Finally, when everybody is reeking with incongruous odours and trying not to be sick, a silver tray appears with the daintiest little packets of pan supari, each pinned with a clove, and every guest is expected to transfer one to his mouth, for they have been prepared by a Brahmin and cannot hurt the most delicate caste. To an Englishman, however, it is now generally conceded to compromise by keeping the morsel in his hand, as if waiting an opportunity to enjoy it more at his leisure. When you get home your servant craves it of you and contrasts real rajah's pan supari with the stuff which the poor man gets in the bazaar.
The chewing of betel nut requires more apparatus and makes greater demands on a man's time and personal care than the smoking of tobacco or any of the allied vices. To cut the nut neatly an instrument is used like an enormous pair of nutcrackers with a sharp cutting edge. The lime should be made from oyster shells and it must be freshly burned and slaked. Exposure to the air soon spoils it, so a small, air-tight tin box is required to keep it in. Lastly, the betel leaf must be fresh, and in a hot climate green leaves do not keep their freshness without special care.
But the necessity for attending to all these matters no doubt adds greatly to the interest which a chewer of pan supari is able to find in life. Moreover, his taste and wealth have scope for expression in the elegance of his appointments, and by these you may generally judge of a man's rank and means. A well-to-do Mahratta cartman will carry in his waistband a sort of bijou hold-all of coloured cloth, which, when unrolled, displays neat pockets of different forms for the leaves, broken nuts, lime box, spices, etc.; but a native magistrate, who goes about attended by a peon and need not carry his own things, will have a box of polished brass, or even silver, divided into compartments.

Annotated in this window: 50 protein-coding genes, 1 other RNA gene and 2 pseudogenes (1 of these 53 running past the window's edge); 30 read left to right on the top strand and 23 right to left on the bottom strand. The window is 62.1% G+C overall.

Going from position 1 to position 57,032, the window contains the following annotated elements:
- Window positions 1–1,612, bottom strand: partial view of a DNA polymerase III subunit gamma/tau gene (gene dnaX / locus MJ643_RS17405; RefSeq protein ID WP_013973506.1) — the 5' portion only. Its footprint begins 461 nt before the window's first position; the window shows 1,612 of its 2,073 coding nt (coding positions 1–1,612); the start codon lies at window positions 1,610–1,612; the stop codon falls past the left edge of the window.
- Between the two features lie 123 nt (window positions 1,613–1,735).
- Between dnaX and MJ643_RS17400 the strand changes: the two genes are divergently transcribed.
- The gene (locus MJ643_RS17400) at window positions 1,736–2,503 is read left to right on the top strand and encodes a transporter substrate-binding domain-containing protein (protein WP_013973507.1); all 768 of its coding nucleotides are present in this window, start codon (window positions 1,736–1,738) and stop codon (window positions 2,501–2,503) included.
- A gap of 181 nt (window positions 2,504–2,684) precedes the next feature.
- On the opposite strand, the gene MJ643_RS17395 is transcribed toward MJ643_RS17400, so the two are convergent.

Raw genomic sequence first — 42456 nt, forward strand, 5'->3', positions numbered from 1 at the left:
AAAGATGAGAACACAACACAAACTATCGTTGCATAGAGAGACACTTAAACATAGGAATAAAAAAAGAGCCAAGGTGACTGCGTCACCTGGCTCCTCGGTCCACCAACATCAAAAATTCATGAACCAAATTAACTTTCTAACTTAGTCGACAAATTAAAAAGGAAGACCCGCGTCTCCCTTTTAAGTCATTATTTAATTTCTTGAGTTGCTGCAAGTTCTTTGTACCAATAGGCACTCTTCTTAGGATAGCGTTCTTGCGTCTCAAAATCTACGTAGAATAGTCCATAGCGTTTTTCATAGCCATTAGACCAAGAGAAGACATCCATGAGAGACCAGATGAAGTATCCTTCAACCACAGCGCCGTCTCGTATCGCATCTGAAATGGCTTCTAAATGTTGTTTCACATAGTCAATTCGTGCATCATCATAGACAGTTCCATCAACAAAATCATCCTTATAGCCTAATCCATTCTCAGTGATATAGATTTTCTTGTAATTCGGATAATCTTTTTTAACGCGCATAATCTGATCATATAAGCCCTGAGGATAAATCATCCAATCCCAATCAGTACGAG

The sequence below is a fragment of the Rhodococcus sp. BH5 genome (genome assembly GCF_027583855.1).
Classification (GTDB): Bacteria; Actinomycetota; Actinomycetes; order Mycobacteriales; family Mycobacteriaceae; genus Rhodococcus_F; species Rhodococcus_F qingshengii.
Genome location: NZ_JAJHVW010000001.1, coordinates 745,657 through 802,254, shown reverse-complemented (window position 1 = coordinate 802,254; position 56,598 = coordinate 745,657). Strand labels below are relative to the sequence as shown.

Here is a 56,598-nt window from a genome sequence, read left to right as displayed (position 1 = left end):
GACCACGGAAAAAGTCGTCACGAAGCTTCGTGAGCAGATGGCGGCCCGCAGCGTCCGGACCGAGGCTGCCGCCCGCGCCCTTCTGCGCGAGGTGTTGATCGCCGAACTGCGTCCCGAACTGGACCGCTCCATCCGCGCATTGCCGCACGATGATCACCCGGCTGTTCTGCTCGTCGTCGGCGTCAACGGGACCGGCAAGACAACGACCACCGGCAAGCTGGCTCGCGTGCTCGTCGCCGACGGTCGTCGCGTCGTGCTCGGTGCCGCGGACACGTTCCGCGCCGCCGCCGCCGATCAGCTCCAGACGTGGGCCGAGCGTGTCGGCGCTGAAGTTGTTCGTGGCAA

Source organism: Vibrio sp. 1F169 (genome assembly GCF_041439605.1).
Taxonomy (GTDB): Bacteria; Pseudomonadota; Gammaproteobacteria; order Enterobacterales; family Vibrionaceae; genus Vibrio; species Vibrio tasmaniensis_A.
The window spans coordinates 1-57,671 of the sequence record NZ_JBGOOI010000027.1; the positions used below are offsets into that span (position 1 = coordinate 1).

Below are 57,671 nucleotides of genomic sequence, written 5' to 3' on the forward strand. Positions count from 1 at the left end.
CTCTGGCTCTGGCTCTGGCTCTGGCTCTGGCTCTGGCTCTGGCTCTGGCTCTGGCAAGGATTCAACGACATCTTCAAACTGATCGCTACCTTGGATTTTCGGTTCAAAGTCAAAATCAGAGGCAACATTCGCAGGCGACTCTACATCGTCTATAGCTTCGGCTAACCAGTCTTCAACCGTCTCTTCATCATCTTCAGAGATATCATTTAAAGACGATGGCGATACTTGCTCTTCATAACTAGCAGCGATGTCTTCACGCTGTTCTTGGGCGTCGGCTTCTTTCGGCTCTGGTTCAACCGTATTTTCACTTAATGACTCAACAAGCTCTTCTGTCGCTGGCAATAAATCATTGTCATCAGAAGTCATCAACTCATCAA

One may easily infer that to meet such a universal want there must be a correspondingly great industry, and the cultivation of the betel nut is indeed a great industry, and a most beautiful one. Surely since Adam first began to till the ground in the sweat of his face, his children have found no tillage so Eden-like as this. India has produced no Virgil to take the common charms of a farmer's life and put them into immortal song, so we search her literature in vain to learn how her simple, rustic people feel about these things, and in what we see of their life there is little sign that they feel about them at all; but when the Englishman, wandering, gun in hand, up a steaming valley among forest-clad hills, suddenly finds the path lead him into a betel nut garden, with no wire fence, or locked gate, or inhospitable notice threatening prosecution to trespassers, he feels as if he had entered some region of bliss where the earthly senses are too narrow for the delights that press for entrance to the soul.